Vayelech 5776

Friday, September 18, 2015

The parsha discusses the mitzvah of "hakhel." During Succos of the year after Shemittah, Bnei Yisroel is required to gather at the Mikdash for a public reading of Sefer Devarim. This mitzvah includes bringing small children and babies. Why? They lack the capacity to understand and comprehend mitzvos. What is the purpose of bringing them? Rashi quotes the Gemara from Chagigah (3a) saying that it is in order to give s'char (reward) to those who brought them. But what does that really mean? Why does the Gemara seemingly go out of its way to mention an extra amount of s'char for the parents?
My rebbe, R' Yehuda Shmulewitz, explains that the Gemara is teaching the importance of one's environment. A person's surroundings have such an effect on a person, even from an early age. Bringing children to the Mikdash to hear the Torah will expose them to a healthy and wonderful environment, one that they will hopefully continue to live in as they grow. They will want to continue living in a Torah-filled life.
The Gemara in Chagigah also expresses R' Yehoshua's reaction to hearing such a statement. He calls the vort a "precious gem." Why did he find it so moving? When R' Yehoshua was a baby, his mother would bring him to the beis midrash to be among talmidei chachamim. He eventually became one of the main disciples of R' Yochanan ben Zakkai. R' Yehoshua was pleased when he heard how much s'char his mother got from putting him in the right environment.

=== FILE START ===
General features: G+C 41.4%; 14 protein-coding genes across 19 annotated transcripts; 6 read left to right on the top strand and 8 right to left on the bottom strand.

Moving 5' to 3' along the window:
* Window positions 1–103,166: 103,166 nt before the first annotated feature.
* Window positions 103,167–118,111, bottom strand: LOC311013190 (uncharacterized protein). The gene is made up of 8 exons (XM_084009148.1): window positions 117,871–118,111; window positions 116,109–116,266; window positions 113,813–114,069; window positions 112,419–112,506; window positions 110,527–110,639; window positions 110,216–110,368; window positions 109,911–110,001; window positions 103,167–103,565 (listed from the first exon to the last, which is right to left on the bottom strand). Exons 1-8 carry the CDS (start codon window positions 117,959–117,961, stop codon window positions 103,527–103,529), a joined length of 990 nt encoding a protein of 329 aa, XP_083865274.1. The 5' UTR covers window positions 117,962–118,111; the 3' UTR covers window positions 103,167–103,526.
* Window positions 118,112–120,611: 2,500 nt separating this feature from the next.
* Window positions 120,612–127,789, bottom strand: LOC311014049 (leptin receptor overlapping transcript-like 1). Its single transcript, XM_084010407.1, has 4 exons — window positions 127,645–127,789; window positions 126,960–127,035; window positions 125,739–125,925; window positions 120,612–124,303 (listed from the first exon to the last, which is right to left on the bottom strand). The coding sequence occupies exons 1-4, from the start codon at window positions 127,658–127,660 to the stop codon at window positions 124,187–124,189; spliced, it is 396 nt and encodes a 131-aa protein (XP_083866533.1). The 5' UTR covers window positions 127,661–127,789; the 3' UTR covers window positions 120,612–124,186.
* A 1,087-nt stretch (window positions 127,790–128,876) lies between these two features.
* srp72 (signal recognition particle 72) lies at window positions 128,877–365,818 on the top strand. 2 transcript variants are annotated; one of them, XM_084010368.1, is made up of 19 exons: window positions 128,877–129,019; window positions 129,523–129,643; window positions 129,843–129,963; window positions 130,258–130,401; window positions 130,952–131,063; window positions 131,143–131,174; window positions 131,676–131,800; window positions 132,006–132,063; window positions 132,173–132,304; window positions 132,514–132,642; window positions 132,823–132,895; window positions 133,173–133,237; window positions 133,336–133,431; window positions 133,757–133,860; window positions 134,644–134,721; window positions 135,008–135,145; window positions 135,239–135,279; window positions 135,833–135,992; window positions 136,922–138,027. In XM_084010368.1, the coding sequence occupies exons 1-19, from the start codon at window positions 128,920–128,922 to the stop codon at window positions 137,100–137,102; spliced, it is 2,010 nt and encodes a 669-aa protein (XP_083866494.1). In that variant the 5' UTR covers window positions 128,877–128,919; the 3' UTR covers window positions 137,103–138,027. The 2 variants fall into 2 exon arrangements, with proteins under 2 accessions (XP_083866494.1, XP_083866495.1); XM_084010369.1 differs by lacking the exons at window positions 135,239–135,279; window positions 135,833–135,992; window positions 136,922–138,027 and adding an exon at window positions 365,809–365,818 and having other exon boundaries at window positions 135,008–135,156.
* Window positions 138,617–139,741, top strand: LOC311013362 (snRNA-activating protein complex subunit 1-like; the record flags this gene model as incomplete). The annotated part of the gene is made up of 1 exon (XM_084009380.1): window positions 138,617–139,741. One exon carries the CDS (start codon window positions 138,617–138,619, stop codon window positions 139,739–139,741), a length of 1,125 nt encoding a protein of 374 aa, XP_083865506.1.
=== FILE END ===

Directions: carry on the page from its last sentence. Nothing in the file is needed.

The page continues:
Nitzavim 5775

Thursday, September 17, 2015

The posuk (29:18) says that when a person hears the words of the rebuke, he'll say to himself that he'll be alright; "peace will be with me," he says. Why would a person do this? Wouldn't the right reaction be fear? The Yonasan ben Uziel translates this posuk along the lines of "yeiush", giving up. A person will hear the rebuke and will lose hope in himself. After he hears about all the horrible things that would happen to him, he'd think that there's nothing he can do about it and continue living life sinfully; he'll keep on doing aveiros without regret
That's where teshuvah comes in. The opportunity to do teshuvah removes all sense of giving up. It can give a person a fresh start in life despite all that he has done.

Ki Tavo 5775

Thursday, September 3, 2015

The parsha opens up with the mitzvah of Bikkurim, to bring your first fruits as a gift to the Mikdash. When a person brings the basket of fruit, he recites a paragraph about being freed from Egypt by Hashem and his gratitude towards Him. The Abarbanel explains that there are four purposes for this mitzvah:
1) In order to make a person's heart humble. A person cherishes his first produce of the year and cannot wait to eat them. The Torah then commands him to control his urges and to separate them as Bikkurim.
2) In order that a person will not be ungrateful towards Hashem Who gave him this produce. It "forces" a person to recognize the source and be thankful.
3) Reciting the paragraph reminds a person of his past hardships in his time of success. Many people forget the hard times when everything is going well for him.
4) It strengthens a person's humility and lowliness when he puts the basket on his shoulders and when he speaks about how tough it was for his ancestors back in Egypt

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